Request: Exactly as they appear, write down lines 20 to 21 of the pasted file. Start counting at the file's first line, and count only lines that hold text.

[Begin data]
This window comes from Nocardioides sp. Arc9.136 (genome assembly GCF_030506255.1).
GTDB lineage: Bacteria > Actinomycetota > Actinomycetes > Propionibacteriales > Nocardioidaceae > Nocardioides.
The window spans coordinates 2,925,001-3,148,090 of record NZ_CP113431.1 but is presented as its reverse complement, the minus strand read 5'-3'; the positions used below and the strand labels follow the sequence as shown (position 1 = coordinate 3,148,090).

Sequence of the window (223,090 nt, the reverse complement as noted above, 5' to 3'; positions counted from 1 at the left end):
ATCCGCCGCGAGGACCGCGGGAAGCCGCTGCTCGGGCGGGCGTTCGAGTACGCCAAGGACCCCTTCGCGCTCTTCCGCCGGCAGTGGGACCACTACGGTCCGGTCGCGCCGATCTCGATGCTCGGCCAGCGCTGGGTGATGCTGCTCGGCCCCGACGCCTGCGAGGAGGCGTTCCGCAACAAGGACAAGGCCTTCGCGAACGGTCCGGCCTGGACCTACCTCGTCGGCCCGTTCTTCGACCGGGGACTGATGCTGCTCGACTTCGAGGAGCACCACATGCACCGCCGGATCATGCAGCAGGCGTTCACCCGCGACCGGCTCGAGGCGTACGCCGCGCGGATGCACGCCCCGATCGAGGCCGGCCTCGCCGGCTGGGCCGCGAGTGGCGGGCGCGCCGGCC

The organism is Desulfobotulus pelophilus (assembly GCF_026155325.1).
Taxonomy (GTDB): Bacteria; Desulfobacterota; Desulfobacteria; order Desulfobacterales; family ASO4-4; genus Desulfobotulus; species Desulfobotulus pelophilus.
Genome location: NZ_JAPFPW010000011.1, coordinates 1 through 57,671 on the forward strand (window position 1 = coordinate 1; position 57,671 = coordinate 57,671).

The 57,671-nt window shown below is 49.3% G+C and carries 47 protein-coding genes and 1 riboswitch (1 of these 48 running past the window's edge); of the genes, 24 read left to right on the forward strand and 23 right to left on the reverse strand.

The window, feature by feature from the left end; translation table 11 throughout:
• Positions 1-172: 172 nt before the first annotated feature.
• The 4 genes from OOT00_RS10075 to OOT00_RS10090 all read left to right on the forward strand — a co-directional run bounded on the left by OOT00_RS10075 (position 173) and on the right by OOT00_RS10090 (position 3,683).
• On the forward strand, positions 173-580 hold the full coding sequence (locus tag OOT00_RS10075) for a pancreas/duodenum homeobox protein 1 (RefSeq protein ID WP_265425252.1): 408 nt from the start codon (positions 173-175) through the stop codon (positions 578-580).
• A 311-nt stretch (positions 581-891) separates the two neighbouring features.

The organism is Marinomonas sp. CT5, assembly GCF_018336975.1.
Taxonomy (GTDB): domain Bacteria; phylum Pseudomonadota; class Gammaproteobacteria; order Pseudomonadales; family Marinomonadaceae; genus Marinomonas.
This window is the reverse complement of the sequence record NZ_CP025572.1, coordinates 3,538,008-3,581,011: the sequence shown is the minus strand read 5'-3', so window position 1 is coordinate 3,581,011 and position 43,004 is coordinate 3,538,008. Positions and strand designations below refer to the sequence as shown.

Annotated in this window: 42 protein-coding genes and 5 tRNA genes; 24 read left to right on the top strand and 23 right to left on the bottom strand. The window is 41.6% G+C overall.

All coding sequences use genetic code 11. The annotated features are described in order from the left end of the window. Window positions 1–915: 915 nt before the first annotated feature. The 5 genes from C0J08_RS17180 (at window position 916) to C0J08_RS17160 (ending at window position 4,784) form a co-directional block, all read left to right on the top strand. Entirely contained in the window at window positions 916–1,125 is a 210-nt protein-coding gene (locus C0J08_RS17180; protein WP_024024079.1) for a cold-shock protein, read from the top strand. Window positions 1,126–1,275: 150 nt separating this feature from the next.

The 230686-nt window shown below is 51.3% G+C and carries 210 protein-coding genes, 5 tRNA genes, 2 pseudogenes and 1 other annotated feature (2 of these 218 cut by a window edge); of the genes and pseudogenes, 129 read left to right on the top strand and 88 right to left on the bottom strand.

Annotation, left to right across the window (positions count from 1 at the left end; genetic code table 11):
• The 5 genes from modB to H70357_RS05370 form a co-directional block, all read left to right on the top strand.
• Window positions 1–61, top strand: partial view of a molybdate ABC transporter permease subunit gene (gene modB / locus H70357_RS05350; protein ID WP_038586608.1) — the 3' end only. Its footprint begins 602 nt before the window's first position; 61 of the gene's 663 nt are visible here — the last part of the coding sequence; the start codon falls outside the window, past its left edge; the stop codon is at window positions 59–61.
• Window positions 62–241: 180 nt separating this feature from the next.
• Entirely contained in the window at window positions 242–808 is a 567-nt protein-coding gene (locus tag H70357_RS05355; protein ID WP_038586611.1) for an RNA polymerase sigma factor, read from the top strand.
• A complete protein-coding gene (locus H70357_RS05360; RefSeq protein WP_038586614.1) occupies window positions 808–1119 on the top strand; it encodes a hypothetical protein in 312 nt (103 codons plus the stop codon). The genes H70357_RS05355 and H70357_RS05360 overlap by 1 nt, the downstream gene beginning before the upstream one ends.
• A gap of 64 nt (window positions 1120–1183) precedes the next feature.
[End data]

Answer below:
The 230686-nt window shown below is 51.3% G+C and carries 210 protein-coding genes, 5 tRNA genes, 2 pseudogenes and 1 other annotated feature (2 of these 218 cut by a window edge); of the genes and pseudogenes, 129 read left to right on the top strand and 88 right to left on the bottom strand.

Annotation, left to right across the window (positions count from 1 at the left end; genetic code table 11):